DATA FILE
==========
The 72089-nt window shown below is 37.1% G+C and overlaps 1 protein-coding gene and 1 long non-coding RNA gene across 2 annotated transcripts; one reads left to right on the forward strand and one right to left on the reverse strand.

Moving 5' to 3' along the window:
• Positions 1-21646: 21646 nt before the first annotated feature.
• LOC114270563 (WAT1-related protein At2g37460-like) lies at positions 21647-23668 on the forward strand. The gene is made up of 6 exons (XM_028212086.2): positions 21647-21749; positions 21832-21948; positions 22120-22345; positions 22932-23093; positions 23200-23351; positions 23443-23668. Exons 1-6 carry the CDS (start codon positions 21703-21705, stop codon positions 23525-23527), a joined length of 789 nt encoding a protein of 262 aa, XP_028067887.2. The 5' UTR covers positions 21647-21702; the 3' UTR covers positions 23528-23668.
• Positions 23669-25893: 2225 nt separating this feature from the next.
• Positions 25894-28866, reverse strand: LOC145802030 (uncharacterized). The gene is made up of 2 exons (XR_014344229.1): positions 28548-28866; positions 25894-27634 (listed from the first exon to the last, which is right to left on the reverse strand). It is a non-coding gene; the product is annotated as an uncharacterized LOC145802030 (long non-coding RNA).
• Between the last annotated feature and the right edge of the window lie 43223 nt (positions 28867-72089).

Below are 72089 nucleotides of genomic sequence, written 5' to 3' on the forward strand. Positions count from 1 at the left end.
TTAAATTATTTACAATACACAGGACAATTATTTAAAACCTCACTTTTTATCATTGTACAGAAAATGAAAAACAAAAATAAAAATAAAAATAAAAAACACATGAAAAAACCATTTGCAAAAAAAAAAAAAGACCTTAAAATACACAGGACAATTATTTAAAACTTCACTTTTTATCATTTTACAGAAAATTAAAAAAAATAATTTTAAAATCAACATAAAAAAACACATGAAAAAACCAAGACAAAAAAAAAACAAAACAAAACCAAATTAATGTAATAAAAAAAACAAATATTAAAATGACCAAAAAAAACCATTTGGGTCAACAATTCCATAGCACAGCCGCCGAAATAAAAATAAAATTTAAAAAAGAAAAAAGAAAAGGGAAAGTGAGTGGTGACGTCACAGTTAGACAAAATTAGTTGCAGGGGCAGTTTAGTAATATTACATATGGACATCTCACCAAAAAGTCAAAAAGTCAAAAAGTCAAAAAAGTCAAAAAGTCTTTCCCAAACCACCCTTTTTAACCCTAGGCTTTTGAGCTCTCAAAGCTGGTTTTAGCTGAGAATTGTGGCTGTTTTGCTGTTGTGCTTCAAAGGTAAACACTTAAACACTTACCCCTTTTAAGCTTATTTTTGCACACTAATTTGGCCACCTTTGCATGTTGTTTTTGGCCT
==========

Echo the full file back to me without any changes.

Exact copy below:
The 72089-nt window shown below is 37.1% G+C and overlaps 1 protein-coding gene and 1 long non-coding RNA gene across 2 annotated transcripts; one reads left to right on the forward strand and one right to left on the reverse strand.

Moving 5' to 3' along the window:
• Positions 1-21646: 21646 nt before the first annotated feature.
• LOC114270563 (WAT1-related protein At2g37460-like) lies at positions 21647-23668 on the forward strand. The gene is made up of 6 exons (XM_028212086.2): positions 21647-21749; positions 21832-21948; positions 22120-22345; positions 22932-23093; positions 23200-23351; positions 23443-23668. Exons 1-6 carry the CDS (start codon positions 21703-21705, stop codon positions 23525-23527), a joined length of 789 nt encoding a protein of 262 aa, XP_028067887.2. The 5' UTR covers positions 21647-21702; the 3' UTR covers positions 23528-23668.
• Positions 23669-25893: 2225 nt separating this feature from the next.
• Positions 25894-28866, reverse strand: LOC145802030 (uncharacterized). The gene is made up of 2 exons (XR_014344229.1): positions 28548-28866; positions 25894-27634 (listed from the first exon to the last, which is right to left on the reverse strand). It is a non-coding gene; the product is annotated as an uncharacterized LOC145802030 (long non-coding RNA).
• Between the last annotated feature and the right edge of the window lie 43223 nt (positions 28867-72089).

Below are 72089 nucleotides of genomic sequence, written 5' to 3' on the forward strand. Positions count from 1 at the left end.
TTAAATTATTTACAATACACAGGACAATTATTTAAAACCTCACTTTTTATCATTGTACAGAAAATGAAAAACAAAAATAAAAATAAAAATAAAAAACACATGAAAAAACCATTTGCAAAAAAAAAAAAAGACCTTAAAATACACAGGACAATTATTTAAAACTTCACTTTTTATCATTTTACAGAAAATTAAAAAAAATAATTTTAAAATCAACATAAAAAAACACATGAAAAAACCAAGACAAAAAAAAAACAAAACAAAACCAAATTAATGTAATAAAAAAAACAAATATTAAAATGACCAAAAAAAACCATTTGGGTCAACAATTCCATAGCACAGCCGCCGAAATAAAAATAAAATTTAAAAAAGAAAAAAGAAAAGGGAAAGTGAGTGGTGACGTCACAGTTAGACAAAATTAGTTGCAGGGGCAGTTTAGTAATATTACATATGGACATCTCACCAAAAAGTCAAAAAGTCAAAAAGTCAAAAAAGTCAAAAAGTCTTTCCCAAACCACCCTTTTTAACCCTAGGCTTTTGAGCTCTCAAAGCTGGTTTTAGCTGAGAATTGTGGCTGTTTTGCTGTTGTGCTTCAAAGGTAAACACTTAAACACTTACCCCTTTTAAGCTTATTTTTGCACACTAATTTGGCCACCTTTGCATGTTGTTTTTGGCCT